Ottawa City Hall Hosts Palestinian Exhibit Honoring Terrorists
by IPT News • May 27, 2014
According to the Toronto Sun, Canada's capital Ottawa's city hall has no plans to take down an exhibit that honors Palestinian terrorists.
Toronto-based artist Rehab Nazzal created the exhibit featuring pictures of "lost artists, activists, writers and leaders." The pictures feature the face of Abu Iyad, a founder of the Black September terrorist organization responsible for the murders of 11 Israelis at the 1972 Munich Summer Olympics.
Dalal Mughrabi is also featured in the exhibit. Mughrabi orchestrated the 1978 Coastal Bus attack that killed 38 Israelis, including 13 children.
The mastermind of the Ma'alot school massacre, Khalil Nazzal, is also honored. The terrorist attack, which took place 40 years ago this month, resulted in the deaths of 22 children and 3 adults. The Israeli Embassy in Ottawa says that the exhibit's creator is a relative of Khalil Nazzal.
Numerous other terrorists are also featured. Abu Jihad, the former head of Fatah's military wing, led the 1975 Tel Aviv Savoy Hotel attack, killing eight innocent civilians, and the 1978 Coastal Bus Attack.
Israeli Ambassador Rafael Barak said that he is not demanding that the exhibit be taken down, but wants the Canadian public to understand that some of the artists and leaders are terrorists who have murdered innocent civilians.
The two Israelis killed in shooting attack at the Jewish Museum in Brussels, Belgium are Emanuel and Miriam Riba, 54 and 53, from Tel Aviv, authorities announced Sunday. The couple leaves behind two daughters, ages 15 and 16, according to Yediot Aharonot.
The Israeli Embassy in Brussels has contacted local police to ensure that the bodies will be flown to Israel for the funeral.
Neighbors were shocked to hear the news.
"She is a very educated woman and he was always very discreet," a neighbor told Channel 2 Sunday. "Even though they were on shlichut [Israel advocacy mission - ed.] to Germany for several years, and only returned recently, we always had a great relationship - they always had a smile on their face."
The Ribas were in Berlin on shlichut from 2007-2011, neighbors told Yediot Aharonot. Emmanuel worked in the Public Security Ministry since returning from Germany.
Another neighbor said he was shocked.
"They were on shlichut but never thought that something like this could happen - we talked every few days," he said. "They were an intelligent, charming couple and it's hard to understand that this could happen to them."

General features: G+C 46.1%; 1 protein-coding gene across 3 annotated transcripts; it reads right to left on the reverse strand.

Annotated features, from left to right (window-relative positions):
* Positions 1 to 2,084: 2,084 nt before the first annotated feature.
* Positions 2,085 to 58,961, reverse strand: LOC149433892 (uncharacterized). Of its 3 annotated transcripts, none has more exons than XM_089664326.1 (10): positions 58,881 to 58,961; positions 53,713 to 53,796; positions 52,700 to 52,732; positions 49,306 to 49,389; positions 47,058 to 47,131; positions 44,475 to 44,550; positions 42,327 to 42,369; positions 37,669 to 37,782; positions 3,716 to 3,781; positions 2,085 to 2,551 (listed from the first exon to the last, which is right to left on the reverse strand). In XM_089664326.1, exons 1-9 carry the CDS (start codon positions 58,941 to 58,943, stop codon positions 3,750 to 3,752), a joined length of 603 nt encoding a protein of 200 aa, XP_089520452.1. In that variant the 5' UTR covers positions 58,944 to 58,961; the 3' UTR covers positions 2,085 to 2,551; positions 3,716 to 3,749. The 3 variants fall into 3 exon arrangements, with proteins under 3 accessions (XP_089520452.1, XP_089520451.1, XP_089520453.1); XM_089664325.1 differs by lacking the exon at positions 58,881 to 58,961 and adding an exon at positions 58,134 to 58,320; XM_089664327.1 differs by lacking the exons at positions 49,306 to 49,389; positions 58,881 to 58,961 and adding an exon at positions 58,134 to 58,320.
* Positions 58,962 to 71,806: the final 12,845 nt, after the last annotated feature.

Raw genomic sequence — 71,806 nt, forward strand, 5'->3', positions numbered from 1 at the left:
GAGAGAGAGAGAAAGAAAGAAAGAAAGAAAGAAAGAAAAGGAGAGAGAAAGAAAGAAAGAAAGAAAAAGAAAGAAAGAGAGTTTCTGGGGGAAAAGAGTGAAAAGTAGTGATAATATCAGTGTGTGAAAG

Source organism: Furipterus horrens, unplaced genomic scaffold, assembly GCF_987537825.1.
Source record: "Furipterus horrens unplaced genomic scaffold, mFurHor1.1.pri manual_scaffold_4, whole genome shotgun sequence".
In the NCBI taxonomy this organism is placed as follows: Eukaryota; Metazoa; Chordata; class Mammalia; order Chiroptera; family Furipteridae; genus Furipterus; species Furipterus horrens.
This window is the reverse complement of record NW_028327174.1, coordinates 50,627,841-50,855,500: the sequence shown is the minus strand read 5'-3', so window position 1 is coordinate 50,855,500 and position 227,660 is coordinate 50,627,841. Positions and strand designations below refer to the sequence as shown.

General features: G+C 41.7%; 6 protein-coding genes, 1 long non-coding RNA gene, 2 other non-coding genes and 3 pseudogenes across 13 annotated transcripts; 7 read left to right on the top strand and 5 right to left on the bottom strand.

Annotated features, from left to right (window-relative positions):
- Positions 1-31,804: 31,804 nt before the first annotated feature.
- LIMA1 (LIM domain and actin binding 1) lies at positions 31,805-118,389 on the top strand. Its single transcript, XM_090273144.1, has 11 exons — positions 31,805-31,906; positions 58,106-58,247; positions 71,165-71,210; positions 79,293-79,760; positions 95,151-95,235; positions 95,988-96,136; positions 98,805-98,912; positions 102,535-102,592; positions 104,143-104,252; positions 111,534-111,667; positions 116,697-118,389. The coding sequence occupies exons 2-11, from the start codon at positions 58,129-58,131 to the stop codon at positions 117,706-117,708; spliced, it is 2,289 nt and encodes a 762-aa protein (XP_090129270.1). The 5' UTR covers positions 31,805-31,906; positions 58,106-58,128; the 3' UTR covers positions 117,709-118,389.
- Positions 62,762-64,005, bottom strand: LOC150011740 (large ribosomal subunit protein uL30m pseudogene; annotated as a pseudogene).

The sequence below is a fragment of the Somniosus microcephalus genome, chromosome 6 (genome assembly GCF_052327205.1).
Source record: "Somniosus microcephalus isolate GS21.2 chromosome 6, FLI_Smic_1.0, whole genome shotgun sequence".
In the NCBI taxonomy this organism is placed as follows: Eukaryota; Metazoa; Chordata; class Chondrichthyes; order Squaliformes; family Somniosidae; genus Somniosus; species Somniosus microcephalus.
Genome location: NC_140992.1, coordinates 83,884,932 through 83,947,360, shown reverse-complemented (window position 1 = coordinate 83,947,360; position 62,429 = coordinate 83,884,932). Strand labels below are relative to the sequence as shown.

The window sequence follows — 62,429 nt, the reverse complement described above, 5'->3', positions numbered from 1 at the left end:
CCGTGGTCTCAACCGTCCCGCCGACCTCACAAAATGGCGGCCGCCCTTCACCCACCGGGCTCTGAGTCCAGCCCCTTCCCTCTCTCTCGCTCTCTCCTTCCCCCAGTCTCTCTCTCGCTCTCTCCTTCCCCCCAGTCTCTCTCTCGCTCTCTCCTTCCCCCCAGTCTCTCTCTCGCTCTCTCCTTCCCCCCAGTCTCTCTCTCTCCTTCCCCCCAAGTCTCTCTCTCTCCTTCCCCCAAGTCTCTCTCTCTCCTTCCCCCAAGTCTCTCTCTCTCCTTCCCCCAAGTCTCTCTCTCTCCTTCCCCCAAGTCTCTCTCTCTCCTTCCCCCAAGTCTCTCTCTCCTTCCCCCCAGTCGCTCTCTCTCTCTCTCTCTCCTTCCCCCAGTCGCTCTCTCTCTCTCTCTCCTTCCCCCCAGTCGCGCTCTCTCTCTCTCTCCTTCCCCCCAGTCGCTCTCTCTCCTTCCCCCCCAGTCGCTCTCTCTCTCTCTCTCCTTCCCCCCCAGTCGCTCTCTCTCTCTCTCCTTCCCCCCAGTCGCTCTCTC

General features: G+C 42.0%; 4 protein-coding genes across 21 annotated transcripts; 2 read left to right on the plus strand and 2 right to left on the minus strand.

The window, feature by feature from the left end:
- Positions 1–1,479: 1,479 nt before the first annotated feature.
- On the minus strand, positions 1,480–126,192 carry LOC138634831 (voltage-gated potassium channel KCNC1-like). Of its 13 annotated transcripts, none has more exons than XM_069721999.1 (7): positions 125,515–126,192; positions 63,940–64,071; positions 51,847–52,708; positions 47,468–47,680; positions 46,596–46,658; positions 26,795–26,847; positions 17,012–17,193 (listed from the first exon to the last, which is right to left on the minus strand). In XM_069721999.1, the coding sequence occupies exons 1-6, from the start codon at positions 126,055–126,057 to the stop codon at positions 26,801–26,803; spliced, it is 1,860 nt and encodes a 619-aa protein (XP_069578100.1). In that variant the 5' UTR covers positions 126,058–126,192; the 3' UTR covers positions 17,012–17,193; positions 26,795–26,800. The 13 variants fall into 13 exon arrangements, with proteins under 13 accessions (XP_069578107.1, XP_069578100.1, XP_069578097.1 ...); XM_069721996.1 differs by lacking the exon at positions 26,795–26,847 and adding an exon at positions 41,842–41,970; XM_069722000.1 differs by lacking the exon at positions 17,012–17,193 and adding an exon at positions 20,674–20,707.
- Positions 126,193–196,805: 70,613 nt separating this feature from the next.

The other victims included a French woman, 23, who was killed at the scene; another shooting victim, in critical condition, is Belgian.
A gunman entered Brussels' Jewish Museum Saturday afternoon and began shooting, killing three people - including the two Israelis - and critically wounding another.
A national manhunt has begun for the shooter; local police are still looking for possible suspects, official announced Sunday morning, despite at least one arrest shortly after the shooting.
It was the first fatal attack on a Jewish center since the early 1980s in Belgium, home to some 40,000 Jews. Roughly half live in Brussels and the remainder in Antwerp.
More reports of heightened anti-Semitism have emerged in the wake of the Brussels shooting attack - this time, in Tunisia.
Masked Muslims entered the main market in Djerba on Thursday, and stabbed Gabriel Ozen, 38, a Jewish jeweler and father of four.
Passerby stated that the assailants yelled, "the nation of Mohammed is coming back to take revenge" shortly before the attack.
Ozen fought the Muslim attacker, but was still stabbed in the chest, authorities said. He was rushed to intensive care in local hospital and is in serious, but stable, condition.
According to local media reports, merchants on the scene were able to apprehend the perpetrator and turn him in to local police. Justice will not be served, however; more than a hundred masked men surrounded the police station and threatened to burn it down if the terrorist was prosecuted.
The police released the assailant immediately.
Locals are grateful that Ozen escaped death, but are now fearful of unchecked anti-Semitic violence.
"It was a real miracle - the event could have ended in disaster if not for the intervention of bystanders, who later apprehended the attacker," a local stated to Arutz Sheva Sunday. "Thank God, the wounded man is recovering, but fear and worry run rampant since the attacker was released an hour later and is still at large."
"Just last week there were thousands of Jews that were at the annual hilula [Lag Ba'omer - ed.] celebration," he mused. "Is it possible there's a connection?"
This is the second anti-Semitic attack in Tunisia this month. Muslim terrorists attacked Morris Bachiri, a Jewish merchant from El Hara El Kabira, on Passover Eve; Bachiri suffered minor injuries.
Oh my... 9-year old boy walks off baseball field rather than play without tzitzis
How many of you would have had the guts to do the same thing? How many of you would have had the guts to do it at the age of 9?